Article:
1. If `<VERSION>` is missing or empty, get the commit hash of the head of the site branch (referenced by `HEAD`) as `<COMMIT>` (e.g. `git show-ref --verify --hash HEAD`).
1. If `<VERSION>` is missing or empty, get the commit hash of the head of the site branch `<SITE-BRANCH>` (derived from `<SITE-ID>` as described further above) as `<COMMIT>` (e.g. `git show-ref --verify --hash refs/heads/<SITE-BRANCH>`).
2. Else, if `<VERSION>` matches the format of a SHA-1 hash (40 hexadecimal digits, lower or upper case), use it as `<COMMIT>`. This is the case for a permanent link.
3. Else, if `<VERSION>` consists only of hexadecimal digits (lower or upper case), check that there is neither tag nor branch with that name (e.g. `git show-ref --tags --heads <VERSION>` reports nothing), then check that it is the prefix of a single commit object, and use its complete name as `<COMMIT>` (e.g. `git rev-parse --verify <VERSION>^{commit}` only reports the `<COMMIT>`).



@@ 358,7 357,6 @@ A Well-Known URI ([RFC8615][]) MAY be used to provide such site metadata, access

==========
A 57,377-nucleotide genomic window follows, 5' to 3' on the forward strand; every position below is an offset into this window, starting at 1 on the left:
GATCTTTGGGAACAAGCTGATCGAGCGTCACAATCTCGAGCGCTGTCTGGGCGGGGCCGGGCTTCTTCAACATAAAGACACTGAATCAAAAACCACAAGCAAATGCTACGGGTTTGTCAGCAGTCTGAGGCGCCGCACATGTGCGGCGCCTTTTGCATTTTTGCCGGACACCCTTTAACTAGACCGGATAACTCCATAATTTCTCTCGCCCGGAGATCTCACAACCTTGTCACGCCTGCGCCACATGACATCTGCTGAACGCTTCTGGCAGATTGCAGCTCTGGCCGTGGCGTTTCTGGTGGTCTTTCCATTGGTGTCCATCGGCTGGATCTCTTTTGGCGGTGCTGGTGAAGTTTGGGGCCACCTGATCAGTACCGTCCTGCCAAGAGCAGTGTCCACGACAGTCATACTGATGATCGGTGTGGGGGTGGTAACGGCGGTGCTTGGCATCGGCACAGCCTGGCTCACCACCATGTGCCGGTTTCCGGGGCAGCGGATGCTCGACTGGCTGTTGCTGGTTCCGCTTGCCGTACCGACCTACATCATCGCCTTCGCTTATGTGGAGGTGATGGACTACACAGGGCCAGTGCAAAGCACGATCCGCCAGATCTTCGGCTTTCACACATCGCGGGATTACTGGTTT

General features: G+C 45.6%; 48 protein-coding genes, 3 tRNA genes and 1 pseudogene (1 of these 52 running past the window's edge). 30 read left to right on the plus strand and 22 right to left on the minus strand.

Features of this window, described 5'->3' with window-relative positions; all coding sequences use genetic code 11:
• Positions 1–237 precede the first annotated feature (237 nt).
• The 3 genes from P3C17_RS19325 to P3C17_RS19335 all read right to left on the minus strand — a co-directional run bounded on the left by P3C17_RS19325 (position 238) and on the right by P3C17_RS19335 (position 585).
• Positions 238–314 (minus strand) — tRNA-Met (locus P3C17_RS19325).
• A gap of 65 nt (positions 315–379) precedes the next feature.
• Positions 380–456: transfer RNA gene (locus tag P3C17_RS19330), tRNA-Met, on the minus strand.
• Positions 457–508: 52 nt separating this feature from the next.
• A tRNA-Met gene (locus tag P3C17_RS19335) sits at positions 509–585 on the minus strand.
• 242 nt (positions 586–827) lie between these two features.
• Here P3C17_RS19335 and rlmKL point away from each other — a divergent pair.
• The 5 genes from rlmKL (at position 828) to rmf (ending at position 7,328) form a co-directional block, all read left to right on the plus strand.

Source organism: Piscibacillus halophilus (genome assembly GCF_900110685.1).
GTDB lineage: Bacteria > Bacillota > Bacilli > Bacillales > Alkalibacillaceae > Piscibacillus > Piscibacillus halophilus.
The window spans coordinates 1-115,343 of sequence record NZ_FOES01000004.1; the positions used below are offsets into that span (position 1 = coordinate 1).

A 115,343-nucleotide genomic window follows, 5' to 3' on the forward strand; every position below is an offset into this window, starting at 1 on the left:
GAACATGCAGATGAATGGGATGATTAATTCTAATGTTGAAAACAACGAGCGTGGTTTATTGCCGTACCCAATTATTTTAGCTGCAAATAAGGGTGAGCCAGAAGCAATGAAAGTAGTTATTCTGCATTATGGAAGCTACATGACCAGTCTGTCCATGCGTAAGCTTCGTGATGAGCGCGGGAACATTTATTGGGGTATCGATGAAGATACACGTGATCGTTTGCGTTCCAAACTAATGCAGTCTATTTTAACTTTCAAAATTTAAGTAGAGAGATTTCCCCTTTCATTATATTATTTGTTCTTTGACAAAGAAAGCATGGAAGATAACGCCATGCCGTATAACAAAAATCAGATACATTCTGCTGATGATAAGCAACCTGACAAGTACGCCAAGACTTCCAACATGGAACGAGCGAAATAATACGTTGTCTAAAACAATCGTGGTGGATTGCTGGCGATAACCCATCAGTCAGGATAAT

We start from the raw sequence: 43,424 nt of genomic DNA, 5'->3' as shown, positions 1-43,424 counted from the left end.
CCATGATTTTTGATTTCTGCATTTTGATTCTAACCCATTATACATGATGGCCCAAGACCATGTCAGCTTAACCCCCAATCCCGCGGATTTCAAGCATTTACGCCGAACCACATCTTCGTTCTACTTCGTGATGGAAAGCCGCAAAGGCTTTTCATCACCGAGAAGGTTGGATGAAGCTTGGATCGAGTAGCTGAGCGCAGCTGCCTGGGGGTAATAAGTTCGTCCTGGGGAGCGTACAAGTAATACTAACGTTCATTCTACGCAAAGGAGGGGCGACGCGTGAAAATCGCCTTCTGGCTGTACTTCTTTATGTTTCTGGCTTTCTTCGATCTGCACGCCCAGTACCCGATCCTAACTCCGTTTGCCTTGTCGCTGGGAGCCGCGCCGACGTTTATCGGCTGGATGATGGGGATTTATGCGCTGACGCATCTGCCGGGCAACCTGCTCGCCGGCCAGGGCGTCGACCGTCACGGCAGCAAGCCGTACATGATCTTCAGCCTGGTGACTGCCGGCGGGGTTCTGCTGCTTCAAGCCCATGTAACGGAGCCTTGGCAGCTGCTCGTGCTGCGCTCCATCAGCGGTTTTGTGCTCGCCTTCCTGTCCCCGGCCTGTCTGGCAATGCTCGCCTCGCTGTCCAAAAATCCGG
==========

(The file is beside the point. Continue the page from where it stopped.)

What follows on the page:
"Well-Known Uniform Resource Identifiers (URIs) (RFC 8615)"

- `remote` (multiple, mandatory): The URL of a Git remote from where the site can be retrieved; equivalent to `site.<ID>.remote` in the site configuration file.
- `branch` (single, mandatory): The branch of the Git repository to be used as the default branch for the site; equivalent to `site.<ID>.branch` in the site configuration file.

Which is effectively a site's introduction to itself. Other sections and values SHOULD be ignored. An example of such file follows:



@@ 366,7 364,6 @@ Which is effectively a site's introduction to itself. Other sections and values 
[site "0xfedcba98765432100123456789abcdef76543210"]